Unfortunately for Harvard, the team repeatedly found itself on a side of history it would rather not occupy, as the Crimson became known for snapping historic winning streaks and failing to replicate the winning formula of years past.
The year started encouragingly, with Harvard capturing its sixth straight win at the Stonehurst Regatta and then returning home for a resoundingly successful performance at the Head of the Charles.
The Stonehurst winning streak, however, would prove to be one of the few that the Crimson would be able to maintain over the course of its season.
Five years of perfect dual races came to an end in the Stein Cup, as Harvard suffered a heartbreakingly close, one-seat loss to the Bears. The Crimson had come from behind to erase an early Brown six-seat lead and even take a three-seat advantage of its own, but Brown made a surge of its own at the last possible moment to spoil what would have been Harvard’s 25th straight victory.
“Losing is never fun, no matter what the streak or the history,” captain four-seat Morgan Henderson said at the time. “We’re using this to build on.”
The team, however, ultimately proved unable to build on the loss, as the disappointment of ending a five-year winning streak would be dwarfed by the events of the following week, when Harvard lost to Princeton for the first time on the Charles in coach Harry Parker’s 43-year tenure.
While the Crimson entered the race as the underdog, it still had a considerable amount of tradition on its side. And even though Harvard enjoyed a three-seat lead for the first half of the race, the Tigers eventually pulled ahead for a 3.2-second victory, beating Harvard by a full boat length.
“It’s going to be different this year,” said Henderson of his team’s struggles. “We haven’t been as dominant as we were last year so early on in the season. The season is definitely progressing slightly differently than it did last year.”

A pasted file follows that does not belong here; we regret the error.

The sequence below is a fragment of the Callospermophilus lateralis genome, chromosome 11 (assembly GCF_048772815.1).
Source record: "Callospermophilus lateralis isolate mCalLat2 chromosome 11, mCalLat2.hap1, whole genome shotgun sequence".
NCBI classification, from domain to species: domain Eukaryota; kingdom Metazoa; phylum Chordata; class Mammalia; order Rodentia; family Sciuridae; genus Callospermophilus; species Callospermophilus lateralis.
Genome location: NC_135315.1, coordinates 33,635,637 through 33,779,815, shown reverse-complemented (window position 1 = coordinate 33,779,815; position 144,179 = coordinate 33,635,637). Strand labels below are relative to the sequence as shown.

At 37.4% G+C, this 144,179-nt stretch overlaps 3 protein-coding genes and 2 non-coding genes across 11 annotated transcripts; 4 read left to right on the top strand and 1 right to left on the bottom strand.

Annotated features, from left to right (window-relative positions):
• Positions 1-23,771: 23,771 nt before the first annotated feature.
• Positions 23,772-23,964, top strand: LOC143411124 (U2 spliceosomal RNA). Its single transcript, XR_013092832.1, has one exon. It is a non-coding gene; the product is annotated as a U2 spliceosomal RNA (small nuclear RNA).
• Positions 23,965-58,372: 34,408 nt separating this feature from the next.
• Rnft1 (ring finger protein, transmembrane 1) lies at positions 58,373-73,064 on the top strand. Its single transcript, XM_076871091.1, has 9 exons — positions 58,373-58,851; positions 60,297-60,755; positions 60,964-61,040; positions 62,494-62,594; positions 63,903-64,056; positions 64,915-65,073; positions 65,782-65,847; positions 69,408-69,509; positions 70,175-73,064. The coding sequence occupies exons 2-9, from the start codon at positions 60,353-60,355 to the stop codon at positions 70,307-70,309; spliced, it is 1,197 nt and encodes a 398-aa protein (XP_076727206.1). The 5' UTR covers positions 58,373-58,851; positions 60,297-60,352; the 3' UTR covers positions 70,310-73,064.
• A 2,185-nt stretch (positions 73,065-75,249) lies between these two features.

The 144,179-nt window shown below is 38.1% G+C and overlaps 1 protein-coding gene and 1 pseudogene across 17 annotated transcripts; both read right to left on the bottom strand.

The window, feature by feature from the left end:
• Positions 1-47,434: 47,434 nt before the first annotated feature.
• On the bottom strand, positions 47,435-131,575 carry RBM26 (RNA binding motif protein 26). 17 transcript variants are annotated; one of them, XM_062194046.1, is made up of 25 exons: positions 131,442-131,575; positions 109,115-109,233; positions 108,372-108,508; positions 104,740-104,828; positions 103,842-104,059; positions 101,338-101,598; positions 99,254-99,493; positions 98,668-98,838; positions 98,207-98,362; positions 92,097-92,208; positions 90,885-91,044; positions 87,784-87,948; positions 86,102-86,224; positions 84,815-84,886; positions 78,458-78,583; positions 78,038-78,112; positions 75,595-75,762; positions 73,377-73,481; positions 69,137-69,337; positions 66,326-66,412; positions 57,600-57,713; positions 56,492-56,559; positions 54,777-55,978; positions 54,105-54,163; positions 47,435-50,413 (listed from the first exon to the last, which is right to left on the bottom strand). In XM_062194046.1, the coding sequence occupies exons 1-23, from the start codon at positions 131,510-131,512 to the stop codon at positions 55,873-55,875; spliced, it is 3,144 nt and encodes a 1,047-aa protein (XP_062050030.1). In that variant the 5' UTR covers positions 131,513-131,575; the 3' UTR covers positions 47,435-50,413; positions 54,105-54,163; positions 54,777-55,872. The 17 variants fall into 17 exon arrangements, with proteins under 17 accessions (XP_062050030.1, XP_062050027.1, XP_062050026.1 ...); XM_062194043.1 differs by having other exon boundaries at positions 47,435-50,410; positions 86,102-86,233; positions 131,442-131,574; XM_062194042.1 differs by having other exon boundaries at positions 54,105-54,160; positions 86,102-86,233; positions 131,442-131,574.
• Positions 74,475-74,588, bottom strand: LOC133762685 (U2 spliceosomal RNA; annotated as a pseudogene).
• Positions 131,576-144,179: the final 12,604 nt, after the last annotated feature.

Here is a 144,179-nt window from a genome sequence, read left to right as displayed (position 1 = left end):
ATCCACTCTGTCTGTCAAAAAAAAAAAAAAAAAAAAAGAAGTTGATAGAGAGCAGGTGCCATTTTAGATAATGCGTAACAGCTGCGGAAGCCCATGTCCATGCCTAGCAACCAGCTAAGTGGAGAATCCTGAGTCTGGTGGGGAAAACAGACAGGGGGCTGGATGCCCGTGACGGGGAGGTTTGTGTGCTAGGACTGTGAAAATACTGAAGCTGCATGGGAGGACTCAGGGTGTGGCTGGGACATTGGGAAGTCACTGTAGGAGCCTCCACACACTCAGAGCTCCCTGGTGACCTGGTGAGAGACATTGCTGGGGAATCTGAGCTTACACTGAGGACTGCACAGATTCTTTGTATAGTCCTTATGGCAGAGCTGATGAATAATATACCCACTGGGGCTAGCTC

The troubles—and broken streaks—continued several weeks later at Eastern Sprints, where the varsity eight failed to capture first place for the first time in three years.
Fortunately for the Crimson, the second varsity crew picked up the slack, coming from behind to secure the Rowe Cup.
Following the Rowe Cup win, the crew appeared to be back on the right path, coasting to an easy victory over Navy and Penn and then blazing past Northeastern on choppy waters for another victory the following week.
Any forward progress, however, came to a crashing halt at the season-ending Intercollegiate Rowing Association National Championships (IRAs), where Harvard snapped yet another streak—its three-year run of national-title victories.
At first it appeared as if the Crimson might be able to salvage its streak of championship gold, as the race was relatively close at the outset.
“[We’d] been concentrating on trying to start fast early on, and I feel we did pretty well,” sophomore stroke George Kitovitz said. “We stayed with the other teams for most of the race; there weren’t more than three or four seconds between all the boats.”
Despite the close race, however, Harvard ultimately came in fourth behind California, Princeton, and Brown. The streak—and the season—was history.
“We can’t help but feel disappointed,” Kitovitz said. “Since Harvard had won the last three years, as much as the streak had to finally end, it’s just a shame to be a part of that.”
—Staff writer Daniel J. Rubin-Wills can be reached at firstname.lastname@example.org.
—Staff writer Aidan E. Tait can be reached at email@example.com.